Electric shock felt at Frankfurt Motor Show

European car firms announce far-reaching electric vehicle programmes as governments begin to tighten the noose on the combustion engine

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European car bosses gathering for the Frankfurt Motor Show this week are beginning to address the realities of mass vehicle electrification, and its consequences for jobs and profit, their minds focused by government pledges to outlaw the combustion engine.

As the latest such reported statement by China added momentum to a push for zero-emissions motoring, German titans Volkswagen, BMW and Daimler all announced far-reaching electric vehicle programmes in the run-up to the Frankfurt Motor Show.

They are all hoping to hit ambitious hybrid and all-electric car sales targets with a flood of new models by the mid 2020s.

The Daimler boss Dieter Zetsche said the migration from combustion to electric vehicles should be left up to the market rather than forced by quotas.

"We want to reach the maximum speed ourselves, we don't need quotas for that," he told Reuters.

Mr Zetsche said Mercedes-Benz has sold more cars with diesel engines so far this year than in the same period last year, despite talk of possible diesel bans in some German cities.


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Planned electric Mercedes models will initially be just half as profitable as conventional alternatives, Daimler warned. The group said it will have to find savings by outsourcing more component manufacturing, which may in turn threaten German jobs.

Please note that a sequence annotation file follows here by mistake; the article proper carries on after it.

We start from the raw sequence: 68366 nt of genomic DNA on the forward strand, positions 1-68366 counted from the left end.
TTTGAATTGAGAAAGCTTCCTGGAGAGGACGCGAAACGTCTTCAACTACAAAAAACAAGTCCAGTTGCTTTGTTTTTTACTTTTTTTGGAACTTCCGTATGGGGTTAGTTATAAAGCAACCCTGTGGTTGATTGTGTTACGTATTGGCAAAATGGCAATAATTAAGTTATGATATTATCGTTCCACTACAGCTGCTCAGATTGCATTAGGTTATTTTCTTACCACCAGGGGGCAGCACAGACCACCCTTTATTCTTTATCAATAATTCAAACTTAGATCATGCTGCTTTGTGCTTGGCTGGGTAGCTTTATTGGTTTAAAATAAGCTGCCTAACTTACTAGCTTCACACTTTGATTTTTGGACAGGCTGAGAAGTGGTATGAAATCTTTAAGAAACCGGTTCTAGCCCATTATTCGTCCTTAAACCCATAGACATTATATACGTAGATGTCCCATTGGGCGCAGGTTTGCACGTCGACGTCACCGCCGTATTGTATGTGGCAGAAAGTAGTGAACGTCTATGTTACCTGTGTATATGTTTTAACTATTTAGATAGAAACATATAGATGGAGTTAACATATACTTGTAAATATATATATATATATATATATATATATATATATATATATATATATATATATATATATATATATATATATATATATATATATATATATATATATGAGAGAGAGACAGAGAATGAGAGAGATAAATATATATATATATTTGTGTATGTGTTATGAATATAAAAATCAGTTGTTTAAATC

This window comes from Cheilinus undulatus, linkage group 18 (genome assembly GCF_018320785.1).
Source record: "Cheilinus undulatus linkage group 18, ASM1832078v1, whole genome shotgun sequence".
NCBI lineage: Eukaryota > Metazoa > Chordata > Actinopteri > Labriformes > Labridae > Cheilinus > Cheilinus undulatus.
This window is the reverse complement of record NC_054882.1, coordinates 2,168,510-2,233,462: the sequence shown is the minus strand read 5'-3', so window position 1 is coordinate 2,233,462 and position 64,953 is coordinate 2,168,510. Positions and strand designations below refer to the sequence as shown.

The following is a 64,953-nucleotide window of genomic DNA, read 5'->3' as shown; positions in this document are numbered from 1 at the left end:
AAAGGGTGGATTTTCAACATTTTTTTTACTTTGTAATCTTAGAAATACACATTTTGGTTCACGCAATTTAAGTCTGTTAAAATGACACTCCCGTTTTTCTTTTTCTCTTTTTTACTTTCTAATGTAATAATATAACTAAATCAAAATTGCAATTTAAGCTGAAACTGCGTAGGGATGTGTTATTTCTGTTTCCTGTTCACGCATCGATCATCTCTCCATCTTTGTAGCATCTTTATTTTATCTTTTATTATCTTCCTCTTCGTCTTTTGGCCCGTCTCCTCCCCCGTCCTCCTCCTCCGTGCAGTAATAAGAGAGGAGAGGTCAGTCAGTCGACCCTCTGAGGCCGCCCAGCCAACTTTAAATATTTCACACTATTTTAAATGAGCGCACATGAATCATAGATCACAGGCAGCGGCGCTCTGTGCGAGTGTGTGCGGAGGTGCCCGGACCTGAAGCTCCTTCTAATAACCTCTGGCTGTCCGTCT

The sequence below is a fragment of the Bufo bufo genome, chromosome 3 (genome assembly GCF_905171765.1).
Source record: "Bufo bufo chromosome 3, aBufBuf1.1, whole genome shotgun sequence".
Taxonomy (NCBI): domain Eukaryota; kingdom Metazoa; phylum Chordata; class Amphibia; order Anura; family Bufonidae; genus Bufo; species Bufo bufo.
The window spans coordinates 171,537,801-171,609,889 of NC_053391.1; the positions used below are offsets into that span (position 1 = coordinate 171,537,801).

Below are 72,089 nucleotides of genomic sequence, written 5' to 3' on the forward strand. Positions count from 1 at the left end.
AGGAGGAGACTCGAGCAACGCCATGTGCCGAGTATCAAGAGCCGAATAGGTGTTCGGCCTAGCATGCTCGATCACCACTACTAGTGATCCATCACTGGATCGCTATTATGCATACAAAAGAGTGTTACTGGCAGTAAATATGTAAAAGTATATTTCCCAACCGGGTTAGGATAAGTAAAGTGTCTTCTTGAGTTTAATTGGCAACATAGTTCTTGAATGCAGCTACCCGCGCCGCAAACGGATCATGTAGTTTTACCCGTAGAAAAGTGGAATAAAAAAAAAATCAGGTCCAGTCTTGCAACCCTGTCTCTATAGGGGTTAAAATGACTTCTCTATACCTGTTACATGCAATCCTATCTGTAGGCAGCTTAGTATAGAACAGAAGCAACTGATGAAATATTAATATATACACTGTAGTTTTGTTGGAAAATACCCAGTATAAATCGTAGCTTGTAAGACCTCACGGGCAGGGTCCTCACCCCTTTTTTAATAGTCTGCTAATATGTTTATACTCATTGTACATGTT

"In-house production is almost irrelevant to the consumer," Mr Zetsche said.

The company set a target of saving €4 billion (Dh17.53bn) by 2025 to help fund the cost of its electric cars.

"Daimler is the first company to state explicitly how much electric vehicles are going to hurt margins," said the Bernstein analyst Max Warburton. "It was brave to go first - but of course it won't be the last."

BMW, meanwhile, plans to stick to a goal for 8 to 10 per cent return on sales at its automotive division, even with the arrival of less profitable electric cars, its chief executive told Reuters on Tuesday.

"We're sticking to our 8 to 10 per cent goal and maintain this range, even when electric mobility becomes more widespread," Harald Krueger said.

Mr Krueger also said that the share of BMW's sales in Europe accounted for by diesel engines had dropped to 69.3 per cent from 74.3 per cent, but that he saw no need for writedowns on the value of the cars in its leasing fleet.

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Volkswagen (VW) said it was seeking new global supplier contracts to source 50 billion euros of electric car content including batteries, which are not yet manufactured competitively in Europe.

"A company like Volkswagen must lead, not follow," the chief executive Matthias Mueller said.

VW diesel emissions-cheating exposed by US regulators in 2015 triggered global public outrage, dozens more investigations into test-rigging by the wider industry and a push by some lawmakers to ban diesel and eventually all engines.

The French car maker PSA is considering moving the production of electric vehicle components back to within the company.

"We are having some thoughts regarding 'make or buy' concerning the electric chain of motors, we will move the components part back to within the company, but not the battery chemicals part," said the PSA executive Patrice Lucas.